Notwithstanding this declaration of the physician and the avowal of Stabs, the Emperor, touched by the coolness and assurance of the unfortunate fellow, again offered him his pardon, upon the sole condition of expressing some repentance for his crime; but as Stabs again asserted that his only regret was that he had not succeeded in his undertaking, the Emperor reluctantly gave him up to punishment.
After he was conducted to prison, as he still persisted in his assertions, he was immediately brought before a military commission, which condemned him to death. He did not undergo his punishment till the 17th; and after the 13th, the day on which he was arrested, took no food, saying that he would have strength enough to go to his death. The Emperor had ordered that the execution should be delayed as long as possible, in the hope that sooner or later Stabs would repent; but he remained unshaken. As he was being conducted to the place where he was to be shot, some one having told him that peace had just been concluded, he cried in a loud voice, “Long live liberty! Long live Germany!” These were his last words.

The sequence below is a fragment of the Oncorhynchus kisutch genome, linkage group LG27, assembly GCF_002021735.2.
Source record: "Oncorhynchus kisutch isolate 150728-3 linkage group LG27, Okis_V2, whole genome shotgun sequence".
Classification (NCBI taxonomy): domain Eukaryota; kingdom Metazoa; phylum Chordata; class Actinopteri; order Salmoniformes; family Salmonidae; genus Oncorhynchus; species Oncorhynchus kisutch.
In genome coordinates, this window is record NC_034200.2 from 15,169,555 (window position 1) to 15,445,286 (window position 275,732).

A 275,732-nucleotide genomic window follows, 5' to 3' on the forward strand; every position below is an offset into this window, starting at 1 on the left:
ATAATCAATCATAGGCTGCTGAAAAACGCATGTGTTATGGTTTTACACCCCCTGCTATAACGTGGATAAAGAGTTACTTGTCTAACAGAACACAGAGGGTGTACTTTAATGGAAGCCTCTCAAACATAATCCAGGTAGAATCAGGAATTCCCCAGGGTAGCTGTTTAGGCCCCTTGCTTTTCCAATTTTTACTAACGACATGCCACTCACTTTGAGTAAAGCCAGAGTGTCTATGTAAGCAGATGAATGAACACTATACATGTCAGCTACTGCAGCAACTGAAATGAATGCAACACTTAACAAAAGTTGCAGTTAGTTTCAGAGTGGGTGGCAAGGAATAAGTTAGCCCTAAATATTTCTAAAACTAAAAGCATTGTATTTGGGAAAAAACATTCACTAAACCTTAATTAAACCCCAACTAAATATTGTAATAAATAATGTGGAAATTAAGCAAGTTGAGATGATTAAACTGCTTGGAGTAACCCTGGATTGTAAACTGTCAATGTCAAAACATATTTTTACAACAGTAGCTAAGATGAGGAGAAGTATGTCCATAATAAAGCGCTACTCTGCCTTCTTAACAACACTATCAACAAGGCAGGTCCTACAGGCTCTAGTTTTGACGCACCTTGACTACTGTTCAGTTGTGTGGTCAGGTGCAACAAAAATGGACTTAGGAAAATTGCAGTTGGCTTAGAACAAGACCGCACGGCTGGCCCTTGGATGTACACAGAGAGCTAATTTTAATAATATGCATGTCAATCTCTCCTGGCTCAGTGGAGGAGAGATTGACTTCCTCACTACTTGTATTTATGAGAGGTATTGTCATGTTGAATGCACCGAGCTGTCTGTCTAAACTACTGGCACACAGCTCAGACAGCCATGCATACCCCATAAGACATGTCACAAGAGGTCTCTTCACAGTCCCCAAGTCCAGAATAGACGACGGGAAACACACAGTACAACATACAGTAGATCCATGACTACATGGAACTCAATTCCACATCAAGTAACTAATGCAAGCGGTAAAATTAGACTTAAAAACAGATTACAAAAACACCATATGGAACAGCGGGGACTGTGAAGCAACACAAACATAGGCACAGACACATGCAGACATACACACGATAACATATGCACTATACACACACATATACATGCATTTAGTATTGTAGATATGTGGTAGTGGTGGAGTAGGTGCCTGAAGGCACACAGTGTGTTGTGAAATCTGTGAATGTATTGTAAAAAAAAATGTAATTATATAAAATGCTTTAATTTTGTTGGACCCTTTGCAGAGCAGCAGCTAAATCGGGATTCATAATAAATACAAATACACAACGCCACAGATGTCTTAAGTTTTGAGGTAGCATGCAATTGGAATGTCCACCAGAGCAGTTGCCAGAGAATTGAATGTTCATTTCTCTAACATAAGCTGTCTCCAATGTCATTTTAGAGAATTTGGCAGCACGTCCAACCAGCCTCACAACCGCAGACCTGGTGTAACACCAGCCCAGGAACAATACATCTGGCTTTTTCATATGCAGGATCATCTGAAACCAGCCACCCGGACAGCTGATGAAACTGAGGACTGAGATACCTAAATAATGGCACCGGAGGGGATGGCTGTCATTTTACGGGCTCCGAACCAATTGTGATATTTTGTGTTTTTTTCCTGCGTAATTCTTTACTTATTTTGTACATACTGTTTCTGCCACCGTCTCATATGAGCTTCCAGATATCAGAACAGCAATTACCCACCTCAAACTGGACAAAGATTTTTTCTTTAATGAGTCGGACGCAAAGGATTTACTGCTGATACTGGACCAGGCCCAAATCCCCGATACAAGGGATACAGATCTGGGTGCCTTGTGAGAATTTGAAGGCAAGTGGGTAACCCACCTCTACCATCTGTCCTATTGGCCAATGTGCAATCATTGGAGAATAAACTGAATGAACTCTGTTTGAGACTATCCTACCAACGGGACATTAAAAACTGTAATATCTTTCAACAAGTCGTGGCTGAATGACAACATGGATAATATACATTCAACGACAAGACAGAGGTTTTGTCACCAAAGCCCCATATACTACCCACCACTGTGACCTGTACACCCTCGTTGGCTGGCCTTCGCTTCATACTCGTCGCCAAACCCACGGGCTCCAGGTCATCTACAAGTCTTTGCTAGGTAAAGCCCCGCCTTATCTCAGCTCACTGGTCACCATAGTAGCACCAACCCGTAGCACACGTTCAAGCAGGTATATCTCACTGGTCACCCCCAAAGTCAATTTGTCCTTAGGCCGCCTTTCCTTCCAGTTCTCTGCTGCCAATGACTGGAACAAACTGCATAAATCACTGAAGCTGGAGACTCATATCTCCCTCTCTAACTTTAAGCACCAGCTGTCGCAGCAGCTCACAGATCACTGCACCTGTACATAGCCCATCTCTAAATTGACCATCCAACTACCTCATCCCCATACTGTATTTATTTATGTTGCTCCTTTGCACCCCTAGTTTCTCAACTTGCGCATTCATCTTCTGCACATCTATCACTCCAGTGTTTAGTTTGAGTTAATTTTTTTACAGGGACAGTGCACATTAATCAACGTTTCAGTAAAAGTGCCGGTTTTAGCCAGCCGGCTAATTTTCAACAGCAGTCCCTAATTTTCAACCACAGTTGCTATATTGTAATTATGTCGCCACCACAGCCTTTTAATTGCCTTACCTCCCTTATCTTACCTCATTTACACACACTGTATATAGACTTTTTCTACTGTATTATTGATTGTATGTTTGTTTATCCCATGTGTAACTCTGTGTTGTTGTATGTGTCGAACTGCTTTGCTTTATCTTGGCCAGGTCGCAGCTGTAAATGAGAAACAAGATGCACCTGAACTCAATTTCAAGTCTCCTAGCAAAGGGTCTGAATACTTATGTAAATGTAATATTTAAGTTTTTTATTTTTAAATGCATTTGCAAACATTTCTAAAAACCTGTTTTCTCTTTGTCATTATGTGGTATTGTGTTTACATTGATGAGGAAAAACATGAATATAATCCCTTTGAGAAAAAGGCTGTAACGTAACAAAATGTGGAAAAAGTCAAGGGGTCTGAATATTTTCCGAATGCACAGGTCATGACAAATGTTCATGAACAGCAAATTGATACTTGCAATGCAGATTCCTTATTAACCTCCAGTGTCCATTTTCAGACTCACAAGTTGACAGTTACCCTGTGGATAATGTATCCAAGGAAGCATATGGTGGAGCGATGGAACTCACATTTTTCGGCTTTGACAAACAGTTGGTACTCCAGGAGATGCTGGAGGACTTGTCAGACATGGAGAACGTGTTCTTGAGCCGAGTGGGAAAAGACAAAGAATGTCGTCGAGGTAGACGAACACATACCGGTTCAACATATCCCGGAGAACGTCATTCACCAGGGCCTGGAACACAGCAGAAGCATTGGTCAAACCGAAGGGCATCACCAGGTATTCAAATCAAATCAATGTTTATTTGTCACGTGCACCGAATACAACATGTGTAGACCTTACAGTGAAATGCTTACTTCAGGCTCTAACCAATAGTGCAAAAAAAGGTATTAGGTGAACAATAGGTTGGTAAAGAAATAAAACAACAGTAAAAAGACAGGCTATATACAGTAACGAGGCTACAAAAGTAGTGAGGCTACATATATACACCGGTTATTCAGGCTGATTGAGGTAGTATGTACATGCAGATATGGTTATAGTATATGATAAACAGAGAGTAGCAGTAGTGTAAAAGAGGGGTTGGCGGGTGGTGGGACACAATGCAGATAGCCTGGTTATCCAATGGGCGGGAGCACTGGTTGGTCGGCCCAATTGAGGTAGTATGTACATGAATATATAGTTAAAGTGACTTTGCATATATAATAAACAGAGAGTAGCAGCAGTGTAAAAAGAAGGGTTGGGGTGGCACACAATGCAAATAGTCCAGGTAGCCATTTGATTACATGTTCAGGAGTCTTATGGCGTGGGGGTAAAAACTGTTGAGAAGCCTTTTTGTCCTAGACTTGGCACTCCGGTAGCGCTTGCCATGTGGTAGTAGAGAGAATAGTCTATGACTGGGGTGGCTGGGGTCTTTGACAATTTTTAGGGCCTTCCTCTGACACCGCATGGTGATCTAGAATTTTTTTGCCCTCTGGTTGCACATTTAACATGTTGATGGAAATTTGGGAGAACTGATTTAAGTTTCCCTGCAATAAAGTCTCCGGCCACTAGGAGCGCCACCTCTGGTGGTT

During his stay at Schoenbrunn the Emperor was constantly engaged in gallant adventures. He was one day promenading on the Prater in Vienna, with a very numerous suite (the Prater is a handsome promenade situated in the Faubourg Leopold), when a young German, widow of a rich merchant, saw him, and exclaimed involuntarily to the ladies promenading with her, “It is he!” This exclamation was overheard by his Majesty, who stopped short, and bowed to the ladies with a smile, while the one who had spoken blushed crimson; the Emperor comprehended this unequivocal sign, looked at her steadfastly, and then continued his walk.